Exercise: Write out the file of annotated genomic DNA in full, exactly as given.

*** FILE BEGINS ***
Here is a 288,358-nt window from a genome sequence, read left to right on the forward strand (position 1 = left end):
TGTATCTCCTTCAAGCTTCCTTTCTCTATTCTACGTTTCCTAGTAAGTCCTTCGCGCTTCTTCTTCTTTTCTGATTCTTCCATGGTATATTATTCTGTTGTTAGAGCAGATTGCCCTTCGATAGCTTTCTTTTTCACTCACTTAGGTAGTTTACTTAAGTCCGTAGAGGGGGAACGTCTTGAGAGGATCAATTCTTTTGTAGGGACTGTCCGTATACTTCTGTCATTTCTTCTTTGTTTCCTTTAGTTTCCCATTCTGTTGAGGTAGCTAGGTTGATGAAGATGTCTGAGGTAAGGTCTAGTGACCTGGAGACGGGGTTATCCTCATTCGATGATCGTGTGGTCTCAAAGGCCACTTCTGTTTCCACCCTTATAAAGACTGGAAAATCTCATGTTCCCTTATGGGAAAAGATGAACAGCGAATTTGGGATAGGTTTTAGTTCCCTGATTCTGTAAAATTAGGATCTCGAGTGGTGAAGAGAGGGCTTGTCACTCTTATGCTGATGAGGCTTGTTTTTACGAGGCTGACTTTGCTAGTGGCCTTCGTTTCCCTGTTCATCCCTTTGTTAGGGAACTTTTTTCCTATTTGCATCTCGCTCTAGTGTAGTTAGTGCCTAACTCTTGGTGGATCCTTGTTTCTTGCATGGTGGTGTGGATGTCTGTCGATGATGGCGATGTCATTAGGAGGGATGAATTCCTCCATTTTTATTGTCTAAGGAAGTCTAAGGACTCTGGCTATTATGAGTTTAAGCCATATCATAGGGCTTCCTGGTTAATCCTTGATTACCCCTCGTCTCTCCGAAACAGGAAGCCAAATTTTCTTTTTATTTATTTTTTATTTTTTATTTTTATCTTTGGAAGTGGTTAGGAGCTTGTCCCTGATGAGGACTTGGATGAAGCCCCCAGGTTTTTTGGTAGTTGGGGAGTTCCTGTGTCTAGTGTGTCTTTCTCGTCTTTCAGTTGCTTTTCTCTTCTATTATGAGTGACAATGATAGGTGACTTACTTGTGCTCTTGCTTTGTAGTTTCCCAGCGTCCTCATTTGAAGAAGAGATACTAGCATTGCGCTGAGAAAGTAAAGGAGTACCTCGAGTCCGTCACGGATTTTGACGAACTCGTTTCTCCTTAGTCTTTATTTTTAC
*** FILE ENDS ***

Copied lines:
Here is a 288,358-nt window from a genome sequence, read left to right on the forward strand (position 1 = left end):
TGTATCTCCTTCAAGCTTCCTTTCTCTATTCTACGTTTCCTAGTAAGTCCTTCGCGCTTCTTCTTCTTTTCTGATTCTTCCATGGTATATTATTCTGTTGTTAGAGCAGATTGCCCTTCGATAGCTTTCTTTTTCACTCACTTAGGTAGTTTACTTAAGTCCGTAGAGGGGGAACGTCTTGAGAGGATCAATTCTTTTGTAGGGACTGTCCGTATACTTCTGTCATTTCTTCTTTGTTTCCTTTAGTTTCCCATTCTGTTGAGGTAGCTAGGTTGATGAAGATGTCTGAGGTAAGGTCTAGTGACCTGGAGACGGGGTTATCCTCATTCGATGATCGTGTGGTCTCAAAGGCCACTTCTGTTTCCACCCTTATAAAGACTGGAAAATCTCATGTTCCCTTATGGGAAAAGATGAACAGCGAATTTGGGATAGGTTTTAGTTCCCTGATTCTGTAAAATTAGGATCTCGAGTGGTGAAGAGAGGGCTTGTCACTCTTATGCTGATGAGGCTTGTTTTTACGAGGCTGACTTTGCTAGTGGCCTTCGTTTCCCTGTTCATCCCTTTGTTAGGGAACTTTTTTCCTATTTGCATCTCGCTCTAGTGTAGTTAGTGCCTAACTCTTGGTGGATCCTTGTTTCTTGCATGGTGGTGTGGATGTCTGTCGATGATGGCGATGTCATTAGGAGGGATGAATTCCTCCATTTTTATTGTCTAAGGAAGTCTAAGGACTCTGGCTATTATGAGTTTAAGCCATATCATAGGGCTTCCTGGTTAATCCTTGATTACCCCTCGTCTCTCCGAAACAGGAAGCCAAATTTTCTTTTTATTTATTTTTTATTTTTTATTTTTATCTTTGGAAGTGGTTAGGAGCTTGTCCCTGATGAGGACTTGGATGAAGCCCCCAGGTTTTTTGGTAGTTGGGGAGTTCCTGTGTCTAGTGTGTCTTTCTCGTCTTTCAGTTGCTTTTCTCTTCTATTATGAGTGACAATGATAGGTGACTTACTTGTGCTCTTGCTTTGTAGTTTCCCAGCGTCCTCATTTGAAGAAGAGATACTAGCATTGCGCTGAGAAAGTAAAGGAGTACCTCGAGTCCGTCACGGATTTTGACGAACTCGTTTCTCCTTAGTCTTTATTTTTAC